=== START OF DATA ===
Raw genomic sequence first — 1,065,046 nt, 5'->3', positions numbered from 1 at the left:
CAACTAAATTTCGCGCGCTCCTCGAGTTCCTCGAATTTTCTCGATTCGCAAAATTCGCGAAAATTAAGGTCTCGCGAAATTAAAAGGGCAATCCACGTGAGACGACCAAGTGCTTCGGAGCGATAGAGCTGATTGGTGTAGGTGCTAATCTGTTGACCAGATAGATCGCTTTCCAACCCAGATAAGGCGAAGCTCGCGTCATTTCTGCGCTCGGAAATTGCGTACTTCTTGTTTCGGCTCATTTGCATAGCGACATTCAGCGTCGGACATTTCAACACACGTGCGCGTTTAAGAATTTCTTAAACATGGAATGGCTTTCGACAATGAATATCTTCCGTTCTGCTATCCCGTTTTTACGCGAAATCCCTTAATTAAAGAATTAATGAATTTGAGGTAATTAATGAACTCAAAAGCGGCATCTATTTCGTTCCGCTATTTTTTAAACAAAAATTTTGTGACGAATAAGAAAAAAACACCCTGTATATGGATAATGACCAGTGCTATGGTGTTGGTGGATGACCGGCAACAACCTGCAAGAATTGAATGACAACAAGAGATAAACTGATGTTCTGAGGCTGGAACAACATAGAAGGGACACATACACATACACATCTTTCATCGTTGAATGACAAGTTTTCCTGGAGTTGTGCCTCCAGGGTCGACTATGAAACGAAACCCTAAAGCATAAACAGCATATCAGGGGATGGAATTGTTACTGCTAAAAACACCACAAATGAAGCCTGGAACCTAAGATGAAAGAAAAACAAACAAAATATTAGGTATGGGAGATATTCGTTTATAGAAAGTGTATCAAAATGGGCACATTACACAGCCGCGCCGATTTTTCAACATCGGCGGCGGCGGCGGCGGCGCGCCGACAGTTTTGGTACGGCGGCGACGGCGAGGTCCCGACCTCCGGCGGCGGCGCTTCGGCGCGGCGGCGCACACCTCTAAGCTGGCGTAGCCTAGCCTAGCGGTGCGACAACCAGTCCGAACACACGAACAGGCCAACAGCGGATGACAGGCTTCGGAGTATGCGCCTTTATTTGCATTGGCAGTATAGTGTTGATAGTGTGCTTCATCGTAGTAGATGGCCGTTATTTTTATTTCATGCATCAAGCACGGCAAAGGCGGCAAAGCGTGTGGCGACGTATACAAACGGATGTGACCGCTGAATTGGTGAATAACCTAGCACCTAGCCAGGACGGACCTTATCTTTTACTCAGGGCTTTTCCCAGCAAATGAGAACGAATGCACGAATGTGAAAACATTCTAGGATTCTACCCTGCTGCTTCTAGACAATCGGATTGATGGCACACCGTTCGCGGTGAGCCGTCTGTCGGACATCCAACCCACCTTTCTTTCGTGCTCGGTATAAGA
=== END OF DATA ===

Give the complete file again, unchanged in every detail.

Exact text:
Raw genomic sequence first — 1,065,046 nt, 5'->3', positions numbered from 1 at the left:
CAACTAAATTTCGCGCGCTCCTCGAGTTCCTCGAATTTTCTCGATTCGCAAAATTCGCGAAAATTAAGGTCTCGCGAAATTAAAAGGGCAATCCACGTGAGACGACCAAGTGCTTCGGAGCGATAGAGCTGATTGGTGTAGGTGCTAATCTGTTGACCAGATAGATCGCTTTCCAACCCAGATAAGGCGAAGCTCGCGTCATTTCTGCGCTCGGAAATTGCGTACTTCTTGTTTCGGCTCATTTGCATAGCGACATTCAGCGTCGGACATTTCAACACACGTGCGCGTTTAAGAATTTCTTAAACATGGAATGGCTTTCGACAATGAATATCTTCCGTTCTGCTATCCCGTTTTTACGCGAAATCCCTTAATTAAAGAATTAATGAATTTGAGGTAATTAATGAACTCAAAAGCGGCATCTATTTCGTTCCGCTATTTTTTAAACAAAAATTTTGTGACGAATAAGAAAAAAACACCCTGTATATGGATAATGACCAGTGCTATGGTGTTGGTGGATGACCGGCAACAACCTGCAAGAATTGAATGACAACAAGAGATAAACTGATGTTCTGAGGCTGGAACAACATAGAAGGGACACATACACATACACATCTTTCATCGTTGAATGACAAGTTTTCCTGGAGTTGTGCCTCCAGGGTCGACTATGAAACGAAACCCTAAAGCATAAACAGCATATCAGGGGATGGAATTGTTACTGCTAAAAACACCACAAATGAAGCCTGGAACCTAAGATGAAAGAAAAACAAACAAAATATTAGGTATGGGAGATATTCGTTTATAGAAAGTGTATCAAAATGGGCACATTACACAGCCGCGCCGATTTTTCAACATCGGCGGCGGCGGCGGCGGCGCGCCGACAGTTTTGGTACGGCGGCGACGGCGAGGTCCCGACCTCCGGCGGCGGCGCTTCGGCGCGGCGGCGCACACCTCTAAGCTGGCGTAGCCTAGCCTAGCGGTGCGACAACCAGTCCGAACACACGAACAGGCCAACAGCGGATGACAGGCTTCGGAGTATGCGCCTTTATTTGCATTGGCAGTATAGTGTTGATAGTGTGCTTCATCGTAGTAGATGGCCGTTATTTTTATTTCATGCATCAAGCACGGCAAAGGCGGCAAAGCGTGTGGCGACGTATACAAACGGATGTGACCGCTGAATTGGTGAATAACCTAGCACCTAGCCAGGACGGACCTTATCTTTTACTCAGGGCTTTTCCCAGCAAATGAGAACGAATGCACGAATGTGAAAACATTCTAGGATTCTACCCTGCTGCTTCTAGACAATCGGATTGATGGCACACCGTTCGCGGTGAGCCGTCTGTCGGACATCCAACCCACCTTTCTTTCGTGCTCGGTATAAGA